Bank of New York Mellon v. Charles Barker, III
OPINION AND ORDER: Accordingly, Plaintiff's Motion to Remand to State Court 9 is GRANTED and it is ORDERED that the above-captioned matter be REMANDED to the Multnomah County Circuit Court. Signed on 12/14/16 by Judge Michael W. Mosman. (dls)
IN THE UNITED STATES DISTRICT COURT
FOR THE DISTRICT OF OREGON
BANK OF NEW YORK MELLON,
OPINION AND ORDER
CHARLES BARKER, III, et al.,
This case is at heart a foreclosure action originally brought by Plaintiff Bank of New
York Mellon (the “Bank”) against Defendants in Multnomah County Circuit Court. On June 17,
2016, Defendants filed a Notice of Removal , removing this case from Multnomah County
Circuit Court to the District Court of Oregon. Defendants subsequently filed an Answer,
Counter Claims, and a Cross-Complaint against the Bank and a number of new third-party
defendants . The Bank subsequently filed a Motion for Remand , which I granted on
September 12, 2016 . Third-Party Defendant Federal Deposit Insurance Corporation
(“FDIC”) filed a Motion for Reconsideration  of my Order of Remand  on the grounds
that I have federal-question jurisdiction over this lawsuit because FDIC is a federal agency.
Third-Party Defendants Federal Reserve Bank of New York and Federal Reserve Bank of San
Francisco joined the motion [50, 51]. I granted the Motions for Reconsideration .
Upon further review, I have determined that I do not have diversity or federal question
1 – OPINION AND ORDER
jurisdiction over this action. Therefore, Plaintiff’s Motion to Remand to State Court  is
A defendant may remove to federal court only state-court actions that originally could
have been filed in federal court. 28 U.S.C. § 1441(a) (2011); Caterpillar, Inc. v. Williams, 482
U.S. 386, 392 (1987). A case could have originally been filed in federal court if the court has
diversity jurisdiction or federal-question jurisdiction over the case. 28 U.S.C. § 1331 (1980); 28
U.S.C. § 1332 (2011); Caterpillar, 482 U.S. at 386. There is a “strong presumption against
removal,” however, and the defendant has the “burden of establishing that removal is proper.”
Geographic Expeditions, Inc. v. Estate of Lhotka, 599 F.3d 1102, 1107 (9th Cir. 2010) (citation
Diversity jurisdiction may form the basis for removal, and it is generally determined from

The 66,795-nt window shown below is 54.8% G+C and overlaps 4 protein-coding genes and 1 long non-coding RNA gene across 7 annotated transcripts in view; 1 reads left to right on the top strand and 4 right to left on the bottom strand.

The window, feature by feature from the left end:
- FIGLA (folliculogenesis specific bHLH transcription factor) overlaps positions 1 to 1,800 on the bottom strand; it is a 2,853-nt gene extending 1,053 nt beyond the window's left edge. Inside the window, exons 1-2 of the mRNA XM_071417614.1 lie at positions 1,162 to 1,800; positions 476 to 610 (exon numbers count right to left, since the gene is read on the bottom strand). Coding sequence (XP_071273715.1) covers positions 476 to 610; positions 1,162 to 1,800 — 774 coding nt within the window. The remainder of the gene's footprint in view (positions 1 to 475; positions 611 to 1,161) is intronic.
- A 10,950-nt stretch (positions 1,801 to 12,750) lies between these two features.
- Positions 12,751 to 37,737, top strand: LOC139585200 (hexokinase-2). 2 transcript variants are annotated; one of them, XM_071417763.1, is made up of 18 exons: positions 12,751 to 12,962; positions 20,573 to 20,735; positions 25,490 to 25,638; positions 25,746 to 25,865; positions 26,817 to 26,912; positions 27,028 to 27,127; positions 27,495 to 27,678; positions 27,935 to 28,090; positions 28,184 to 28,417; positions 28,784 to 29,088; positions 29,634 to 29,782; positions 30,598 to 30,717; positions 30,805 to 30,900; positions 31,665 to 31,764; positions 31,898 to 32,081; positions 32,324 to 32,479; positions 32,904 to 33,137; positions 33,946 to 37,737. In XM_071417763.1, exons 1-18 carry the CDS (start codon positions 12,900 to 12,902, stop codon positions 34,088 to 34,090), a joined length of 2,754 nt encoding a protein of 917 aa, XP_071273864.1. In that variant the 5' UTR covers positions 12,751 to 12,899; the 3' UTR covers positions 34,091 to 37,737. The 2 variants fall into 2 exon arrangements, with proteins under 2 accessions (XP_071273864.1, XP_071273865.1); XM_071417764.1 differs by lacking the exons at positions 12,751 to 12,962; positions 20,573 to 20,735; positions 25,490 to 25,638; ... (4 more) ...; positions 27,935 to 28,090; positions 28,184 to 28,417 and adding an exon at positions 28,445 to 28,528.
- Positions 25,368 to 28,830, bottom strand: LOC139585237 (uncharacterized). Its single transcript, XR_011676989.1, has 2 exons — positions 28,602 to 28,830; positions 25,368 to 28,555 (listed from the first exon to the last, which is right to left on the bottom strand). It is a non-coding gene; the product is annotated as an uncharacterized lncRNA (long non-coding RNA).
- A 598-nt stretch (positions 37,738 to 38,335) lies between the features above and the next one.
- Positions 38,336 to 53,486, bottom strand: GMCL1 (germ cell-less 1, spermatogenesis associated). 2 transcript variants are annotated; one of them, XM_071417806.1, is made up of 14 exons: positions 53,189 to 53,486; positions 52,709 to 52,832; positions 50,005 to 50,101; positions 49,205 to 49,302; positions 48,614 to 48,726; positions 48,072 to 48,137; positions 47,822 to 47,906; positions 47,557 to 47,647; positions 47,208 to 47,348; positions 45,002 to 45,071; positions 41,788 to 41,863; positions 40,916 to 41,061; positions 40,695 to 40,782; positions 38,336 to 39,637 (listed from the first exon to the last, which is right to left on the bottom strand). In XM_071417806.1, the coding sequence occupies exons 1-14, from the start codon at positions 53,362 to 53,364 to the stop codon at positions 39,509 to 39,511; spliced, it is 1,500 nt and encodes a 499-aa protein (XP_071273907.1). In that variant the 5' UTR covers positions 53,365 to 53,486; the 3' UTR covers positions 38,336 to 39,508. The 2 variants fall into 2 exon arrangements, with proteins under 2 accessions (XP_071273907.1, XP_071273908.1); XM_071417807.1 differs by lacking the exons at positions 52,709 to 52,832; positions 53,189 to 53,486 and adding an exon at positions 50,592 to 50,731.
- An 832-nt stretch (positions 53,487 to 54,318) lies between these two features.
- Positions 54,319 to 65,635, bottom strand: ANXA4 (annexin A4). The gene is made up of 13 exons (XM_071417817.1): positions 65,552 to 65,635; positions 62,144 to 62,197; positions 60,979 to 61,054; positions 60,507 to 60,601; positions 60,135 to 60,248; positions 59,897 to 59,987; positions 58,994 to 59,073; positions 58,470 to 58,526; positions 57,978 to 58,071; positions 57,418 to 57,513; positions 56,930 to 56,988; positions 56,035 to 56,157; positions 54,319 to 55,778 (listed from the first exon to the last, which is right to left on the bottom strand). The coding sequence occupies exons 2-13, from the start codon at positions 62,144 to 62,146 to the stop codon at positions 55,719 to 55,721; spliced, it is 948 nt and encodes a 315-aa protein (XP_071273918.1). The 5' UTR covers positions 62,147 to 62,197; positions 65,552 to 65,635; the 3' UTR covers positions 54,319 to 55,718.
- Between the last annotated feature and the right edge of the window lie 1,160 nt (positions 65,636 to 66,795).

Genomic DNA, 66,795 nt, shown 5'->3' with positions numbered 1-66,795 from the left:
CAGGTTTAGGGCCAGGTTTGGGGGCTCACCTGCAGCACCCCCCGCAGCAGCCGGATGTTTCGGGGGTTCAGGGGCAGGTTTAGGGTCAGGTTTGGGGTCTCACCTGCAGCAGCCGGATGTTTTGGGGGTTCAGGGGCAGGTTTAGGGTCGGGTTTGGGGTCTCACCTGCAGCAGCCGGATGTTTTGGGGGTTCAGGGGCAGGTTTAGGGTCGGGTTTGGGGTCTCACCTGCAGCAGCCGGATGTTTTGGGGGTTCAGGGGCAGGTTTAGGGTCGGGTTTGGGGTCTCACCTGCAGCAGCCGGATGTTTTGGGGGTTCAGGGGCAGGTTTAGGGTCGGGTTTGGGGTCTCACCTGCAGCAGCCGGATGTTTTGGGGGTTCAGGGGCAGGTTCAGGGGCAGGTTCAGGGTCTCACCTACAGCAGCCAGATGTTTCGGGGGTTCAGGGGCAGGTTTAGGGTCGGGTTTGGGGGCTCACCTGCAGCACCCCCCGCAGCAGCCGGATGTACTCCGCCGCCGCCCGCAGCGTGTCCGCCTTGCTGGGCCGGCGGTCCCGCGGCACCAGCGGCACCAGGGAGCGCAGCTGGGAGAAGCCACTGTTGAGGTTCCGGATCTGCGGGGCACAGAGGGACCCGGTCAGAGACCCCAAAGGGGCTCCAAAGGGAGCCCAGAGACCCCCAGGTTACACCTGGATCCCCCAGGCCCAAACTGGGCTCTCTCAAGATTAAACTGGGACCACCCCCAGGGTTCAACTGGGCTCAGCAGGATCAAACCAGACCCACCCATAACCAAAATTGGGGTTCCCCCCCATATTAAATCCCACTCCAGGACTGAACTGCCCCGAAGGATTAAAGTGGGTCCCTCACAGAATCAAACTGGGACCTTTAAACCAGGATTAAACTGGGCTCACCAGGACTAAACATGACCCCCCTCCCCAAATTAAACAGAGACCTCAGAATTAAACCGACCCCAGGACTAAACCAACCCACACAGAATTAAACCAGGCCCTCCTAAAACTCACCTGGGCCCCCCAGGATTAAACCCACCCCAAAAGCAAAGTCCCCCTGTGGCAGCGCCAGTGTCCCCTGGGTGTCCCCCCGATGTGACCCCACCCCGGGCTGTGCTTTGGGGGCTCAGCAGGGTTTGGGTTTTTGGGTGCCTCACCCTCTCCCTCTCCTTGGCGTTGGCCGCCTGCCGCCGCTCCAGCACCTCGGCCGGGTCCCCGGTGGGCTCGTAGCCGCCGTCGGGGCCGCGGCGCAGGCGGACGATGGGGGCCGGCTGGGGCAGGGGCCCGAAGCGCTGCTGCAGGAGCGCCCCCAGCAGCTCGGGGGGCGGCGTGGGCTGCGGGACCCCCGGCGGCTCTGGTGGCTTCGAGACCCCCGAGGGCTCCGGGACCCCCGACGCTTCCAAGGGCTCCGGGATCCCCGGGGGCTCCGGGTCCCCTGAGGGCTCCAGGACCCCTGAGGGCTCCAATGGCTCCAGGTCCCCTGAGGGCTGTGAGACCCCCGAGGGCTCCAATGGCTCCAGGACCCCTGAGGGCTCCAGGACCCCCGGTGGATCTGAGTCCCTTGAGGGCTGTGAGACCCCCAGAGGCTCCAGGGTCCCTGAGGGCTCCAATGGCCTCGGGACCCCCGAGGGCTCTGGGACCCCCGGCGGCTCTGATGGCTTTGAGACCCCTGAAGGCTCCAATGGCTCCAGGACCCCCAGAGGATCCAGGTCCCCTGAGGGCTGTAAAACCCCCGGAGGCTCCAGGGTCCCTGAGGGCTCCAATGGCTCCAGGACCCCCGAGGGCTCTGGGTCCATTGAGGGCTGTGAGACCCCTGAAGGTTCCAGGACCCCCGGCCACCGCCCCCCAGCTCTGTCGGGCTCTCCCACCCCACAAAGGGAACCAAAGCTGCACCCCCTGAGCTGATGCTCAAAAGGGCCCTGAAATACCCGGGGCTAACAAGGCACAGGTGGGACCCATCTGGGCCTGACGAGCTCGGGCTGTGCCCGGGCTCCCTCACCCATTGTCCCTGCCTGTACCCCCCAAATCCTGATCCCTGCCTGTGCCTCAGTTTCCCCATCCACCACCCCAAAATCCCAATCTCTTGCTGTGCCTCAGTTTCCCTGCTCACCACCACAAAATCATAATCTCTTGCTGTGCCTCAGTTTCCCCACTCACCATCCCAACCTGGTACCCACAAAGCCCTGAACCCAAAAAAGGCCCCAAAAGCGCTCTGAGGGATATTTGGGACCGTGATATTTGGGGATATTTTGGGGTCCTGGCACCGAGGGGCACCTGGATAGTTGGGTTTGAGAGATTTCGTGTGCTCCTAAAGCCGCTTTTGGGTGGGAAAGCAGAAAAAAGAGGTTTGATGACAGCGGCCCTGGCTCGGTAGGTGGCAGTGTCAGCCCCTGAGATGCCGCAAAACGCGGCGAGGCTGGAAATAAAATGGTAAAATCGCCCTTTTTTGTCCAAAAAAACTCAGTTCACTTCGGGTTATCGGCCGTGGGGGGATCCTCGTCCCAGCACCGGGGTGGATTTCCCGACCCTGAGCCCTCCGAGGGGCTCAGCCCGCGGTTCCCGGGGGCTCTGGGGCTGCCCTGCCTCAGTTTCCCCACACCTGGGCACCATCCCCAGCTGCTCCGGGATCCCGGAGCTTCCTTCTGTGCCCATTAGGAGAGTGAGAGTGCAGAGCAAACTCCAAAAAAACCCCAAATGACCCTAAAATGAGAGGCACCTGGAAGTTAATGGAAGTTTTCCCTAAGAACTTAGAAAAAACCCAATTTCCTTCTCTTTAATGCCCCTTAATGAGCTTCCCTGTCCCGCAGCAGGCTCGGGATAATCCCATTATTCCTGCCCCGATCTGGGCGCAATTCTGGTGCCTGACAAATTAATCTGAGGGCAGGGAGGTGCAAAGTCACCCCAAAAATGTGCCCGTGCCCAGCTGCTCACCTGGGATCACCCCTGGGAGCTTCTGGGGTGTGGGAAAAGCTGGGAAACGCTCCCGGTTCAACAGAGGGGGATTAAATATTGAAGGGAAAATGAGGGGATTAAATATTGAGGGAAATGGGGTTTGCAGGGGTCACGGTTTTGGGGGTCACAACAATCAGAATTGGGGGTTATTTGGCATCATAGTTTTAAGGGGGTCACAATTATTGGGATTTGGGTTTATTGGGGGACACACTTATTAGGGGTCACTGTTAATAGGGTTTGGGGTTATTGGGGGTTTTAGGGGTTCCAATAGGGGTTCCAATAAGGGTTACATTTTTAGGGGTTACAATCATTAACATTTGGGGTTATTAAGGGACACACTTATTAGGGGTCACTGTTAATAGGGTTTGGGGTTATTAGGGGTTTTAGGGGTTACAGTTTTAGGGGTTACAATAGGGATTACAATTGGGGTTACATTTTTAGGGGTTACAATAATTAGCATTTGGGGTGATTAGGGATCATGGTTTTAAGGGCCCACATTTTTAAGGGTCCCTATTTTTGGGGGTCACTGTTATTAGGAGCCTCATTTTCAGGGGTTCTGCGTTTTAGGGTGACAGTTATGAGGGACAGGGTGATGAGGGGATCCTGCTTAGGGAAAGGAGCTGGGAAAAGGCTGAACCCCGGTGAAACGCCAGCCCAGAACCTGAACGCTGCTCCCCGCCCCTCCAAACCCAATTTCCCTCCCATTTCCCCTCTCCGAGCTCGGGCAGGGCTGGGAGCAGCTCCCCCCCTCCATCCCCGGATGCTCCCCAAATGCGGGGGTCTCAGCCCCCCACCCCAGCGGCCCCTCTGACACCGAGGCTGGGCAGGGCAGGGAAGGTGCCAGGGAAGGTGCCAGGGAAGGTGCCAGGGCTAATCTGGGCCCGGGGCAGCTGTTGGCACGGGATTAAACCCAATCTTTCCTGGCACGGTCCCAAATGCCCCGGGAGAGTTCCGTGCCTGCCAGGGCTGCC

the face of the complaint. Gould v. Mut. Life Ins. Co. of N.Y., 790 F.2d 769, 773 (9th Cir. 1986).
But an action is not removable based on diversity jurisdiction if the action was originally brought
in the forum state where one or more of the defendants reside. 28 U.S.C. § 1441(b)(2); Lively v.
Wild Oats Mkts., Inc., 456 F.3d 933, 939 (9th Cir. 2006). This is known as the “forum defendant
rule.” Lively, 456 F.3d at 939. If a defendant removes an action in violation of the forum
defendant rule, the action may be remanded to state court if the plaintiff moves to remand the
action within thirty days of its removal to federal court. Id. at 940.
Federal-question jurisdiction may also form the basis for removal. Federal-question
jurisdiction “exists only when a federal question is presented on the face of the plaintiff’s
properly pleaded complaint.” Caterpillar, 482 U.S. at 392 (explaining that this “rule makes the
plaintiff the master of the claim,” allowing her to “avoid federal jurisdiction by exclusive
2 – OPINION AND ORDER
reliance on state law”). Thus, in order for this Court to have subject matter jurisdiction based on
federal-question jurisdiction, the federal question must be presented by the plaintiff’s complaint
as it existed at the time of removal by the defendant. Metro Ford Truck Sales, Inc. v. Ford
Motor Co., 145 F.3d 320, 326-27 (5th Cir. 1988). A “federal question alleged in the defendant’s
third-party claim does not, in and of itself, confer jurisdiction upon the federal court” and federal
jurisdiction does not exist simply because a “federal question has been raised as a matter of
defense or as a counterclaim.” Id. at 372 (citation omitted); see also Burke v. Ortmayer, No. CV04-1610-HU, 2004 WL 2966915, at *3 (D. Or. Dec. 20, 2004), report and recommendation
adopted, No. 04-1610-HU, 2005 WL 433485 (D. Or. Feb. 24, 2005).
Here, it is clear from the face of the Bank’s Complaint that this action was improperly
removed to federal court. This action cannot be removed on the basis of diversity jurisdiction.
Although there may be complete diversity among the parties, Defendant Barker is a citizen of
Oregon. Thus, removal of this action by Defendant Barker violates the forum defendant rule.
Additionally, federal-question jurisdiction is not evident on the face of the Bank’s Complaint,
which only alleges state-law causes of action. While Defendant Barker alleges various federal
counterclaims and claims against third-party defendants, including those against federal entities,
such claims cannot form the basis for federal-question jurisdiction because they were not
presented in the Bank’s Complaint as it existed at the time of removal. While FDIC, Federal
Bank of New York, and Federal Bank of San Francisco may question Oregon’s jurisdiction over
them, that is an issue they will have to resolve with Multnomah County Circuit Court.
3 – OPINION AND ORDER
Accordingly, Plaintiff’s Motion to Remand to State Court  is GRANTED and it is
ORDERED that the above-captioned matter be REMANDED to the Multnomah County Circuit
day of December, 2016.
/s/ Michael W. Mosman_________
MICHAEL W. MOSMAN
Chief United States District Judge
4 – OPINION AND ORDER
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